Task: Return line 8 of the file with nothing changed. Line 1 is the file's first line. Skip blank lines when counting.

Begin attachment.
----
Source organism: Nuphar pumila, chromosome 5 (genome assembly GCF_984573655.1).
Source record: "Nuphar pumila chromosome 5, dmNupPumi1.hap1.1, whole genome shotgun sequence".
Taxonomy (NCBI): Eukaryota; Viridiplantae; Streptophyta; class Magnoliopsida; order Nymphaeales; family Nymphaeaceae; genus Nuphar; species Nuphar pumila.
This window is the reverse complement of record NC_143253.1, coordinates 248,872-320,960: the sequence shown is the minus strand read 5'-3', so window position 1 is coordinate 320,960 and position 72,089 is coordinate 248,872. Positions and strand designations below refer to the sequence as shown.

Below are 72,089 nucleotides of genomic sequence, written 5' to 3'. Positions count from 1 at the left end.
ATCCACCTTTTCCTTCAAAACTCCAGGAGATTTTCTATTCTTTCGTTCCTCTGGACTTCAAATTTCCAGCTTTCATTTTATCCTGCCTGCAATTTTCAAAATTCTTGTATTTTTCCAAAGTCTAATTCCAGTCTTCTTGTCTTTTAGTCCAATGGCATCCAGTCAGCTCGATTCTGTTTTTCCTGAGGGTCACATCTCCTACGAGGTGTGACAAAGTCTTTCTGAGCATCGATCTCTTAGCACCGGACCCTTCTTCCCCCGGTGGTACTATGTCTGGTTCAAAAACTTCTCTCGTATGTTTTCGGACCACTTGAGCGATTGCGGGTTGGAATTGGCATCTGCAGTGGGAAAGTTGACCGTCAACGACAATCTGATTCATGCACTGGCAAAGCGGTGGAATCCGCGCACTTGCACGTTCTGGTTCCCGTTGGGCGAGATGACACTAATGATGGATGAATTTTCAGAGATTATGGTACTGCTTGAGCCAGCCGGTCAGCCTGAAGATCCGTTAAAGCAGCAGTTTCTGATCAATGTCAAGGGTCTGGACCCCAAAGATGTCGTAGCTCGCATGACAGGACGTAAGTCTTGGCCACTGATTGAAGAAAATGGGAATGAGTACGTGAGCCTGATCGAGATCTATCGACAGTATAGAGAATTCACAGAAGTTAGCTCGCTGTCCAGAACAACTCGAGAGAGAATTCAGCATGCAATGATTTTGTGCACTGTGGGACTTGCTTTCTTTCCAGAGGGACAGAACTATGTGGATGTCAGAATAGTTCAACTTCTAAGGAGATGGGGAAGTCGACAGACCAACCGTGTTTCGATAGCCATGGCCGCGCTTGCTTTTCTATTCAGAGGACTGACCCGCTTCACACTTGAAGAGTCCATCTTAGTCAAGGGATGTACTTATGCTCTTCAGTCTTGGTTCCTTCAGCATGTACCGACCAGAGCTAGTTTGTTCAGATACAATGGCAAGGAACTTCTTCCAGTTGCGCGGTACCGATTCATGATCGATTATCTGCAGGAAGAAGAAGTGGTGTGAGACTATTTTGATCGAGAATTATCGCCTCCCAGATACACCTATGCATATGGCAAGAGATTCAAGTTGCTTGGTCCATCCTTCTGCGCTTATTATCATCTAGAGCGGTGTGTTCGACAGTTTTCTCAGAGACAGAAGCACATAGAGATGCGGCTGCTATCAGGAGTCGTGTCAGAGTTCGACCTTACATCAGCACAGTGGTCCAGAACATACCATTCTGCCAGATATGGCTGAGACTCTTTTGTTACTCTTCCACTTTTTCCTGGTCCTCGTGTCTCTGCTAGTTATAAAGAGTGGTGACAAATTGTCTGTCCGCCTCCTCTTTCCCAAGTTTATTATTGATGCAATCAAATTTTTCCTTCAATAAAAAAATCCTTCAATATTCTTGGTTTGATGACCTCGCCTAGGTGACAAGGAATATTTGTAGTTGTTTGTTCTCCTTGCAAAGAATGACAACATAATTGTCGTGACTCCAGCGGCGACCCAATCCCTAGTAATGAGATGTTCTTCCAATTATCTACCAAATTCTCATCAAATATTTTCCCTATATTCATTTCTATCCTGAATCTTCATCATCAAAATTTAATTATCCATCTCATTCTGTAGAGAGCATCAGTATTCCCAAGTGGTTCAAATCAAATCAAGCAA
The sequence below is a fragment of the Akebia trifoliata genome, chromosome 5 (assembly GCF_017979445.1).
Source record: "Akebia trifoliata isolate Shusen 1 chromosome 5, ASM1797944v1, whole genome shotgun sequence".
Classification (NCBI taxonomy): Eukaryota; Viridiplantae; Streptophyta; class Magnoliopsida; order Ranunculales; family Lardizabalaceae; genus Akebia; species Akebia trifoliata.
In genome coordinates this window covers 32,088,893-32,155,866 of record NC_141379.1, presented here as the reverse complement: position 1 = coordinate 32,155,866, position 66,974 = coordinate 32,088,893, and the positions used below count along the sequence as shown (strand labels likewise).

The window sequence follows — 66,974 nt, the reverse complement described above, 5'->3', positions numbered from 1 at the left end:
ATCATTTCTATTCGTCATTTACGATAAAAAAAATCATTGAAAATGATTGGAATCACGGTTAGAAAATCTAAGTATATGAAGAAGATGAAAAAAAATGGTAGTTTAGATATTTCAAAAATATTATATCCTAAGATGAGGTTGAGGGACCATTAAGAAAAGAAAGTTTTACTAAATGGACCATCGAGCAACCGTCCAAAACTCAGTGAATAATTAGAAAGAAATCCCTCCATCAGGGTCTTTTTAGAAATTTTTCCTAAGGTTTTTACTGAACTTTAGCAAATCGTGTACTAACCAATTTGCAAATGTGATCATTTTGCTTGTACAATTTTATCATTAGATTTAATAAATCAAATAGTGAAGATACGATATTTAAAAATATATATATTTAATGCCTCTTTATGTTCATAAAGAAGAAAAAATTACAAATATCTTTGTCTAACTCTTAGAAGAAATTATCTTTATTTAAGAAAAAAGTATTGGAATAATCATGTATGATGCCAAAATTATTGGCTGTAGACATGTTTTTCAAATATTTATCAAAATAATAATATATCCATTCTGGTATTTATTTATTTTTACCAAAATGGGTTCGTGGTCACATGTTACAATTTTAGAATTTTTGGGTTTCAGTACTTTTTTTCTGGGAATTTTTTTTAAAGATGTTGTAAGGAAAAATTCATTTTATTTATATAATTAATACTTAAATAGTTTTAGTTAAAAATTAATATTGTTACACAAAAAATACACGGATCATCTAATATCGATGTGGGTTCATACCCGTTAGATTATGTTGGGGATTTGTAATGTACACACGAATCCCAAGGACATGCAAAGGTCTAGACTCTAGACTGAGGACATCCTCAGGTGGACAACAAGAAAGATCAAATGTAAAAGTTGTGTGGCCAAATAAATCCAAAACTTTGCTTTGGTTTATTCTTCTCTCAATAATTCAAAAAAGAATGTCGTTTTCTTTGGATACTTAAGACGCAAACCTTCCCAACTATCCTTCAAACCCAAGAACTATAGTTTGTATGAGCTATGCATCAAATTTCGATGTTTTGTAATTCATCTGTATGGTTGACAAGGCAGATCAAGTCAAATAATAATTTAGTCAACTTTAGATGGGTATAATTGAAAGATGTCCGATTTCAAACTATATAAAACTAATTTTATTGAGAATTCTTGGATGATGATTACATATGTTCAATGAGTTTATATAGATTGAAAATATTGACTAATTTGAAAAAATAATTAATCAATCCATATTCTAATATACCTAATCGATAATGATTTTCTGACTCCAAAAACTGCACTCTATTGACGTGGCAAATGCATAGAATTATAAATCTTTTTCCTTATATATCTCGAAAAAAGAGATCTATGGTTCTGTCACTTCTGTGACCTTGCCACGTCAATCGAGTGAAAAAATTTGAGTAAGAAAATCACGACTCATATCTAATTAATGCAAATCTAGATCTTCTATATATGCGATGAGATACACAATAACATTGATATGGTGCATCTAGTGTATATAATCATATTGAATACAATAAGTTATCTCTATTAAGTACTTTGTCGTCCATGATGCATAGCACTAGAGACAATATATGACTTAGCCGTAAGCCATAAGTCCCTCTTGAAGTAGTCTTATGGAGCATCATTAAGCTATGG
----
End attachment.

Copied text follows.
Source record: "Akebia trifoliata isolate Shusen 1 chromosome 5, ASM1797944v1, whole genome shotgun sequence".